Justin Chang

The Toy Story movies are about the secret lives of dolls and action figures that find their deepest fulfillment in a child's embrace. But they're really about what it means to be human: the joys of love and friendship and the pains of rejection and loss. But even more than the earlier films, Toy Story 4 feels haunted by the idea of impermanence. What happens when we outgrow something we once cherished? To put it another way: After three Toy Story movies, do we really need a fourth?

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This is FRESH AIR. The new movie "Non-Fiction" is an ensemble comedy about two bickering couples who work in and around the Parisian literary community. It was made by the French writer-director Olivier Assayas and stars Juliette Binoche. They previously worked together on the films "Summer Hours" and "Clouds Of Sils Maria." Film critic Justin Chang has a review of "Non-Fiction."

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This is FRESH AIR. As you might've heard, this week marks the release of "Avengers: Endgame," which ties up the threads of the previous 21 films in this Marvel series. Like last year's "Avengers: Infinity War," this one was directed by brothers Joe and Anthony Russo and reunites a cast of actors led by Robert Downey Jr., Chris Hemsworth, Mark Ruffalo, Chris Evans and Scarlett Johansson. Film critic Justin Chang has this review.

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High Life is like no outer space movie you've ever seen, even if you recognize some of its artistic influences.

A bare description of the plot — about a doomed crew of astronauts traveling millions of miles from Earth — might suggest Ridley Scott's Alien and its countless gory imitators. The spaceship has a lush greenhouse that seems inspired by Douglas Trumbull's eco-parable Silent Running, while the mood of existential gloom feels straight out of Andrei Tarkovsky's science-fiction landmarks Solaris and Stalker.

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Eight years ago, the British comedian Joe Cornish wrote and directed Attack the Block, a sci-fi horror-comedy about a bunch of rowdy South London teenagers warding off aliens from outer space. It was funny, scary and also touchingly sincere in its belief that children are the future, that the fate of the world really does rest on our young people's shoulders.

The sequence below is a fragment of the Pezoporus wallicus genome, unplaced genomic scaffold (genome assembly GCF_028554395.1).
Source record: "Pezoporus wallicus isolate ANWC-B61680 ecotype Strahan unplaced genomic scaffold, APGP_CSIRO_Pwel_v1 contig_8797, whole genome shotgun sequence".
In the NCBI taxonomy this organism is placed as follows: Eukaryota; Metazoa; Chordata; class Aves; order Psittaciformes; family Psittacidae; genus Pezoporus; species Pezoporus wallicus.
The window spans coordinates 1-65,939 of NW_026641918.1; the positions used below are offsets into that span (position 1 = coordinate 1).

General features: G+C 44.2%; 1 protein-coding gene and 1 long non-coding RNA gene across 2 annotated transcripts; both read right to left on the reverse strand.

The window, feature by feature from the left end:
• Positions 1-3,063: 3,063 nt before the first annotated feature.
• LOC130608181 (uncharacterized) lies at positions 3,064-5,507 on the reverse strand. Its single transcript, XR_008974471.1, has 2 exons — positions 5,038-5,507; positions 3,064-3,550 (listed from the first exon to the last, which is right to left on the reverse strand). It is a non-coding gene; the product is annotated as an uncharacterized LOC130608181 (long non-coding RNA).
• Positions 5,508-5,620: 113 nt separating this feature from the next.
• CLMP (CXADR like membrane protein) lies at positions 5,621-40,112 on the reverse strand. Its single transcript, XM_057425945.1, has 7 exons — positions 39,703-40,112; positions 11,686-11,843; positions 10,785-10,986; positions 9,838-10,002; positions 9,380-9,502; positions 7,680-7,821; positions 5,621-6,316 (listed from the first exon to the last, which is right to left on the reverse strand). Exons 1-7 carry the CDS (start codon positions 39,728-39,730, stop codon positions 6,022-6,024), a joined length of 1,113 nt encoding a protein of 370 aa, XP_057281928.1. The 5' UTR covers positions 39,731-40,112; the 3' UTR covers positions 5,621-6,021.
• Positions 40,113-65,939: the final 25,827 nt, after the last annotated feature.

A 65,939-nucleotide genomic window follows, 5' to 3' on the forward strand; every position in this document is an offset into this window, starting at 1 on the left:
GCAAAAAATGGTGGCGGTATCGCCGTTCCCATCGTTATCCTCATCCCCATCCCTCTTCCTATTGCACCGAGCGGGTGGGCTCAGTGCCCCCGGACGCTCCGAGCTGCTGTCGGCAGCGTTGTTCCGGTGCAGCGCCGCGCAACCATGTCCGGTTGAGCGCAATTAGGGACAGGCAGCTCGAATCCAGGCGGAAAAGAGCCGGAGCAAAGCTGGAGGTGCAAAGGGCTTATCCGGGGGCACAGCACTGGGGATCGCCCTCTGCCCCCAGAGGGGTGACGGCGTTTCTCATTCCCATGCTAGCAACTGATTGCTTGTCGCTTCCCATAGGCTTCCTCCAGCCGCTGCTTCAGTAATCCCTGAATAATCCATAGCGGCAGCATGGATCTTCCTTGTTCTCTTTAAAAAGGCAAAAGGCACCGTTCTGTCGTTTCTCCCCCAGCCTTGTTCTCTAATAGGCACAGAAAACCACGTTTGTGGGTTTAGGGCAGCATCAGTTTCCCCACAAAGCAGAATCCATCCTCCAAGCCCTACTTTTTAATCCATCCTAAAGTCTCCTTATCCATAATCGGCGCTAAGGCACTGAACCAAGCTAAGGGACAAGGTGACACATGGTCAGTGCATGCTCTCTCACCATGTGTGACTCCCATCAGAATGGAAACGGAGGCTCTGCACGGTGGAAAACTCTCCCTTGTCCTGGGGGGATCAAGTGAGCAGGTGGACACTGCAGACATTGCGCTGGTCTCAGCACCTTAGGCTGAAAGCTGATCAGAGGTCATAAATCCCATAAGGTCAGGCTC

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So many of my favorite films this year seemed to be in close conversation with each other that it didn't make sense, in the end, for me to separate them. So I didn't. Here are my 12 favorite movies of 2018, listed as a series of themed pairings. You can read my full write-ups of these pairings here, or find a simple list below:

I can't imagine a harder act for a filmmaker to follow than Moonlight. That movie, a quietly shattering portrait of a young black man wrestling with his sexuality, held you rapt with its intimacy; it left you feeling as if you'd stared deep into that young man's soul.

Nearly every review I've read of Alfonso Cuarón's Roma has insisted that you must see it on the big screen, and it's hard not to agree. You can certainly watch and appreciate this immaculately photographed movie when it hits your Netflix queue, but it's hard to imagine its immersive storytelling and virtuoso camerawork having quite the same effect.

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Joel and Ethan Coen have an erratic body of work but a remarkably consistent worldview. So it's no surprise that their six-part Western anthology, The Ballad of Buster Scruggs, feels like both an entirely coherent vision and something of a mixed bag.

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The ingeniously high-concept whodunit Searching isn't the first movie to turn the big screen into a computer screen, to make you feel as if you're eavesdropping on online conversations and surfing the Internet alongside its characters. You might have seen the 2014 horror movie Unfriended, where a group chat suddenly turns deadly — basically the Skype version of Agatha Christie's And Then There Were None.

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